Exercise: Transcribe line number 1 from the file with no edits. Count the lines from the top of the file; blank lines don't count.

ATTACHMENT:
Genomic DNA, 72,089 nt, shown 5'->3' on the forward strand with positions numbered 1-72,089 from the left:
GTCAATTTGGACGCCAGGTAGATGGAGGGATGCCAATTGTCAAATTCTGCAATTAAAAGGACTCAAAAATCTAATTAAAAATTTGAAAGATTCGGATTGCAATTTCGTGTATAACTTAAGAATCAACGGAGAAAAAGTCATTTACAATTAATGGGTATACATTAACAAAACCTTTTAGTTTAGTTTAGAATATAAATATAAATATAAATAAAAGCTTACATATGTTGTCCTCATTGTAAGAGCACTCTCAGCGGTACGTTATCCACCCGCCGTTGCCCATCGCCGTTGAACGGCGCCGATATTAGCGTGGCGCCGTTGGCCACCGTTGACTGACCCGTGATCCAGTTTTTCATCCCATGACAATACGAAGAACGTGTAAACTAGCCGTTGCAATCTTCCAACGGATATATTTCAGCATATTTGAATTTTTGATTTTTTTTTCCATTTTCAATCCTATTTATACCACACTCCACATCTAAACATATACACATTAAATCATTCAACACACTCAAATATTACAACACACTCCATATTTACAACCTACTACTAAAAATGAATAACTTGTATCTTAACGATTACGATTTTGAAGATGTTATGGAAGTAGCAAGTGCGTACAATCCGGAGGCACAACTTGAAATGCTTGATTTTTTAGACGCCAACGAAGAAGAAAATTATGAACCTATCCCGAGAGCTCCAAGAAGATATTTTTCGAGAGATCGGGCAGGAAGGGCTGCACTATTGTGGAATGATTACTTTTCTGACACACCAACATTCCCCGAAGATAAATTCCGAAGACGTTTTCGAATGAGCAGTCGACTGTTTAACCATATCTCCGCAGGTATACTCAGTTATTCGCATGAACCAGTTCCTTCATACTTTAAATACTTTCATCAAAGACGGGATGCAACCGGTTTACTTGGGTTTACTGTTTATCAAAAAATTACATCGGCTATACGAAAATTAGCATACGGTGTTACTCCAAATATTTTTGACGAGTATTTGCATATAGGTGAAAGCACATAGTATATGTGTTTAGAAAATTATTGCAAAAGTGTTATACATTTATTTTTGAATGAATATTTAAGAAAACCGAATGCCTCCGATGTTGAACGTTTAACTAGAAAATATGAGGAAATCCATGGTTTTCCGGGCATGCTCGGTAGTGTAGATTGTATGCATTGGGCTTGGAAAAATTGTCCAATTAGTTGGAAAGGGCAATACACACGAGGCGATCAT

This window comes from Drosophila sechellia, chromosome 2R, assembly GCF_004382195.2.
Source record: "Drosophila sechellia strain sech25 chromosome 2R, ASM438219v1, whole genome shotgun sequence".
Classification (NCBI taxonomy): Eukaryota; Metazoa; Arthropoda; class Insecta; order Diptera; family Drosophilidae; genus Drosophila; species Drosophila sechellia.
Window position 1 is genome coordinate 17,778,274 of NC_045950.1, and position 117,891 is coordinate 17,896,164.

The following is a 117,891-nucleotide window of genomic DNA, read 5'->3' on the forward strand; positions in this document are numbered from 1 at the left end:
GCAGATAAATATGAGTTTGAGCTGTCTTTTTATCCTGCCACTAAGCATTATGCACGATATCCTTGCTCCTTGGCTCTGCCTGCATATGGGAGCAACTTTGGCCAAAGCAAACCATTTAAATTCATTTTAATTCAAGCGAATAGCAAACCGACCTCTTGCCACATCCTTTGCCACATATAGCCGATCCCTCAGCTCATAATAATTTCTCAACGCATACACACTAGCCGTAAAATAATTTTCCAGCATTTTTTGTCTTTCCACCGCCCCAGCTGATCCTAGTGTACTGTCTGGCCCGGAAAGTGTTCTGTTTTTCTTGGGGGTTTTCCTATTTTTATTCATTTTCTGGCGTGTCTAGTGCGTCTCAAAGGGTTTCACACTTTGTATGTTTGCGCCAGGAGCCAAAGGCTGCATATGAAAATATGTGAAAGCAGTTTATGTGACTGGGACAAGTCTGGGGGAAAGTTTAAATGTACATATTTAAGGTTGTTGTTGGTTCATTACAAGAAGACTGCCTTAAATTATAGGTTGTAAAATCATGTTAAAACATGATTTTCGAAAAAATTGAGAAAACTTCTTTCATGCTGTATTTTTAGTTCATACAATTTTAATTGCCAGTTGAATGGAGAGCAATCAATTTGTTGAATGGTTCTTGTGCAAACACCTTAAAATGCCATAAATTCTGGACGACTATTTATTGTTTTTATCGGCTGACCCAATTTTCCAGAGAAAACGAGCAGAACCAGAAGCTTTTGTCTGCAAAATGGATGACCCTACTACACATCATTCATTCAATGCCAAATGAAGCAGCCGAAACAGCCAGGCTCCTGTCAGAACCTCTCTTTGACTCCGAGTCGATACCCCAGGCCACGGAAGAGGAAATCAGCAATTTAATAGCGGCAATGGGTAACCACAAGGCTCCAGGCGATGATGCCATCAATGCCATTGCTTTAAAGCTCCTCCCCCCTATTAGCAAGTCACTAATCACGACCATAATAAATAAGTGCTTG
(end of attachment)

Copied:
Genomic DNA, 72,089 nt, shown 5'->3' on the forward strand with positions numbered 1-72,089 from the left: